Burlington House: Home of the Royal Academy of Arts
An insightful study into the architectural history of Burlington House, the home of the Royal Academy of Arts in London since 1868.
By Nicholas Savage, Burlington House: Home of the Royal Academy of Arts is published to coincide with the redevelopment of the Burlington Estate by the internationally celebrated architect, Sir David Chipperfield.
|Dimensions||30 x 24.5cm|
|Fabric & material||Hardback|
|No. of Pages||368|
Delivery & returns information
UK delivery within 3 to 5 working days*
Free UK delivery on orders £50 and over
* For made to order Epic Posters by Surface View please allow up to 14 working days for the order to be processed, printed and delivered within the UK
On Charles II’s restoration to the throne in 1660, four of his supporters were provided with plots of land in a leafy suburb of London, on which to build their extravagant town palaces. The only one to survive – built for the poet and courtier Sir John Denham (1615–1669) and now situated in the heart of Piccadilly – became the home of the Royal Academy of Arts, its exhibitions and its Schools.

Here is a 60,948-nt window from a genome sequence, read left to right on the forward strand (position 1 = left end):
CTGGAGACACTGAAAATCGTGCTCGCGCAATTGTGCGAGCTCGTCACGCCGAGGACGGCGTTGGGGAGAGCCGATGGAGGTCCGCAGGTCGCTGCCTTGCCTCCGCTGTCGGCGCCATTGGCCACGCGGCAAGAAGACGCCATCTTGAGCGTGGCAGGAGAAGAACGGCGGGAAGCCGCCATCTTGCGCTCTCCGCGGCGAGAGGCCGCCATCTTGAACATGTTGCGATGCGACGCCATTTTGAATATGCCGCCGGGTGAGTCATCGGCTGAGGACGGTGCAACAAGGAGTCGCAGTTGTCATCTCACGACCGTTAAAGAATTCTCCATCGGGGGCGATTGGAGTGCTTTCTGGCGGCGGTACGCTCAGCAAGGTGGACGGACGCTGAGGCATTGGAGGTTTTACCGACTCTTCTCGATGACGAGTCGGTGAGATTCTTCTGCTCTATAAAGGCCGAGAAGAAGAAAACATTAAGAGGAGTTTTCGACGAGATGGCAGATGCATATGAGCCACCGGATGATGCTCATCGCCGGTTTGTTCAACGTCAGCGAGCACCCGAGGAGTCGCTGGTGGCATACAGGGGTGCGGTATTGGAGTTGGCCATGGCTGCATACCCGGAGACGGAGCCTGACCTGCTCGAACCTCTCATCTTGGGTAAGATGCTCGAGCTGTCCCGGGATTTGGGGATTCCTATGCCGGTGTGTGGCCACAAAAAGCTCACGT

This significant study charts the history of the estate through its many owners, including the 3rd Earl of Burlington (1694–1753), who gave the house not only its name but also its influential character and distinctive architecture, which remains an unparalleled example of the Palladian style in England.
Nicholas Savage’s thorough research studies 350 years of social and architectural history, as well as revealing the next phase in the life of the estate, with the joining up of Burlington House and James Pennethorne’s nineteenth-century neo-classical building that was constructed in its garden. This link opens up Burlington House as never before in a breath-taking redevelopment led by Sir David Chipperfield to celebrate the institution’s 250th anniversary.
The architectural historian Nicholas Savage is former Head of Collections at the Royal Academy of Arts and co-author of Genius and Ambition: The Royal Academy of Arts, London, 1768–1918 (RA Publications, 2015).